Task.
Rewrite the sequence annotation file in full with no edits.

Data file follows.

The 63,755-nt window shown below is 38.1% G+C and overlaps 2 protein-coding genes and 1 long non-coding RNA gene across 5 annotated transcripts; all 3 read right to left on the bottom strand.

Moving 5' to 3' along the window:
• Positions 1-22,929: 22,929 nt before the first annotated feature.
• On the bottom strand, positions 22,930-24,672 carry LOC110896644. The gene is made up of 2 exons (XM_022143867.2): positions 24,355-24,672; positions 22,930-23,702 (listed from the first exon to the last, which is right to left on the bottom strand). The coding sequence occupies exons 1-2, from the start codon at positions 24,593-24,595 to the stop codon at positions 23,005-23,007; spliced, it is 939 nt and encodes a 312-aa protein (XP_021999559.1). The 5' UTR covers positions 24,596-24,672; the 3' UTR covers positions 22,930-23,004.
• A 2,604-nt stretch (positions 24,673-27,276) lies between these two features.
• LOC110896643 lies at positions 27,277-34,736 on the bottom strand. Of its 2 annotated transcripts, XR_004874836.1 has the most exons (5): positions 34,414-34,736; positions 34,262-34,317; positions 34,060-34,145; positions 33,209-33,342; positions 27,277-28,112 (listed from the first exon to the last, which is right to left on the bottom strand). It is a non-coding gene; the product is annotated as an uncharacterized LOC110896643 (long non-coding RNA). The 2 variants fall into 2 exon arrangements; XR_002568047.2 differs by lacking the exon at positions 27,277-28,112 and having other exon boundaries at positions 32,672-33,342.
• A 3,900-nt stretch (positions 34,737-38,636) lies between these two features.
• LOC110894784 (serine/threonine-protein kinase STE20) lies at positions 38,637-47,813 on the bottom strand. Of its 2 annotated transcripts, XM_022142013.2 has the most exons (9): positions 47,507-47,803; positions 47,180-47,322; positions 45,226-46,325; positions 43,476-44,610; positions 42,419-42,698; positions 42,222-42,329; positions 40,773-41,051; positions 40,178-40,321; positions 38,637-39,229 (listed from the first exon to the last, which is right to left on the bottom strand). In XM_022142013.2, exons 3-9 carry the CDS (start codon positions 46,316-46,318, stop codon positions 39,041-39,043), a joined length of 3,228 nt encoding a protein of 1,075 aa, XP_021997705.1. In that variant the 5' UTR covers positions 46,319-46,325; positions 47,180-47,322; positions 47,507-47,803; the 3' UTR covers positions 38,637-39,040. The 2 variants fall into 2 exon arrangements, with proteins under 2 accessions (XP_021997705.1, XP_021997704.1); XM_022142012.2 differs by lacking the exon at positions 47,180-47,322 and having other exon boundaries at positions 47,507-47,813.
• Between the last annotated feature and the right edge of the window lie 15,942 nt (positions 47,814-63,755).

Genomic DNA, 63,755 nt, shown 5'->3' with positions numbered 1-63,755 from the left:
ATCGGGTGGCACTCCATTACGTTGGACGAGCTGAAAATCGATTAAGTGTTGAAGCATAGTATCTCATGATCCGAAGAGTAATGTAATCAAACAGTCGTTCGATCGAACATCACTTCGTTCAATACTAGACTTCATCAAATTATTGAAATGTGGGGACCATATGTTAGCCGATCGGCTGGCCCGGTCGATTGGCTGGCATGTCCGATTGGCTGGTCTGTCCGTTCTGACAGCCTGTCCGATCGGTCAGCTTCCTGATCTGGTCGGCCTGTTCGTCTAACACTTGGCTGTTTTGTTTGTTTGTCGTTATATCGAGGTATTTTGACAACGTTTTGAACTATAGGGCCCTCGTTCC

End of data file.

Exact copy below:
The 63,755-nt window shown below is 38.1% G+C and overlaps 2 protein-coding genes and 1 long non-coding RNA gene across 5 annotated transcripts; all 3 read right to left on the bottom strand.

Moving 5' to 3' along the window:
• Positions 1-22,929: 22,929 nt before the first annotated feature.
• On the bottom strand, positions 22,930-24,672 carry LOC110896644. The gene is made up of 2 exons (XM_022143867.2): positions 24,355-24,672; positions 22,930-23,702 (listed from the first exon to the last, which is right to left on the bottom strand). The coding sequence occupies exons 1-2, from the start codon at positions 24,593-24,595 to the stop codon at positions 23,005-23,007; spliced, it is 939 nt and encodes a 312-aa protein (XP_021999559.1). The 5' UTR covers positions 24,596-24,672; the 3' UTR covers positions 22,930-23,004.
• A 2,604-nt stretch (positions 24,673-27,276) lies between these two features.
• LOC110896643 lies at positions 27,277-34,736 on the bottom strand. Of its 2 annotated transcripts, XR_004874836.1 has the most exons (5): positions 34,414-34,736; positions 34,262-34,317; positions 34,060-34,145; positions 33,209-33,342; positions 27,277-28,112 (listed from the first exon to the last, which is right to left on the bottom strand). It is a non-coding gene; the product is annotated as an uncharacterized LOC110896643 (long non-coding RNA). The 2 variants fall into 2 exon arrangements; XR_002568047.2 differs by lacking the exon at positions 27,277-28,112 and having other exon boundaries at positions 32,672-33,342.
• A 3,900-nt stretch (positions 34,737-38,636) lies between these two features.
• LOC110894784 (serine/threonine-protein kinase STE20) lies at positions 38,637-47,813 on the bottom strand. Of its 2 annotated transcripts, XM_022142013.2 has the most exons (9): positions 47,507-47,803; positions 47,180-47,322; positions 45,226-46,325; positions 43,476-44,610; positions 42,419-42,698; positions 42,222-42,329; positions 40,773-41,051; positions 40,178-40,321; positions 38,637-39,229 (listed from the first exon to the last, which is right to left on the bottom strand). In XM_022142013.2, exons 3-9 carry the CDS (start codon positions 46,316-46,318, stop codon positions 39,041-39,043), a joined length of 3,228 nt encoding a protein of 1,075 aa, XP_021997705.1. In that variant the 5' UTR covers positions 46,319-46,325; positions 47,180-47,322; positions 47,507-47,803; the 3' UTR covers positions 38,637-39,040. The 2 variants fall into 2 exon arrangements, with proteins under 2 accessions (XP_021997705.1, XP_021997704.1); XM_022142012.2 differs by lacking the exon at positions 47,180-47,322 and having other exon boundaries at positions 47,507-47,813.
• Between the last annotated feature and the right edge of the window lie 15,942 nt (positions 47,814-63,755).

Genomic DNA, 63,755 nt, shown 5'->3' with positions numbered 1-63,755 from the left:
ATCGGGTGGCACTCCATTACGTTGGACGAGCTGAAAATCGATTAAGTGTTGAAGCATAGTATCTCATGATCCGAAGAGTAATGTAATCAAACAGTCGTTCGATCGAACATCACTTCGTTCAATACTAGACTTCATCAAATTATTGAAATGTGGGGACCATATGTTAGCCGATCGGCTGGCCCGGTCGATTGGCTGGCATGTCCGATTGGCTGGTCTGTCCGTTCTGACAGCCTGTCCGATCGGTCAGCTTCCTGATCTGGTCGGCCTGTTCGTCTAACACTTGGCTGTTTTGTTTGTTTGTCGTTATATCGAGGTATTTTGACAACGTTTTGAACTATAGGGCCCTCGTTCC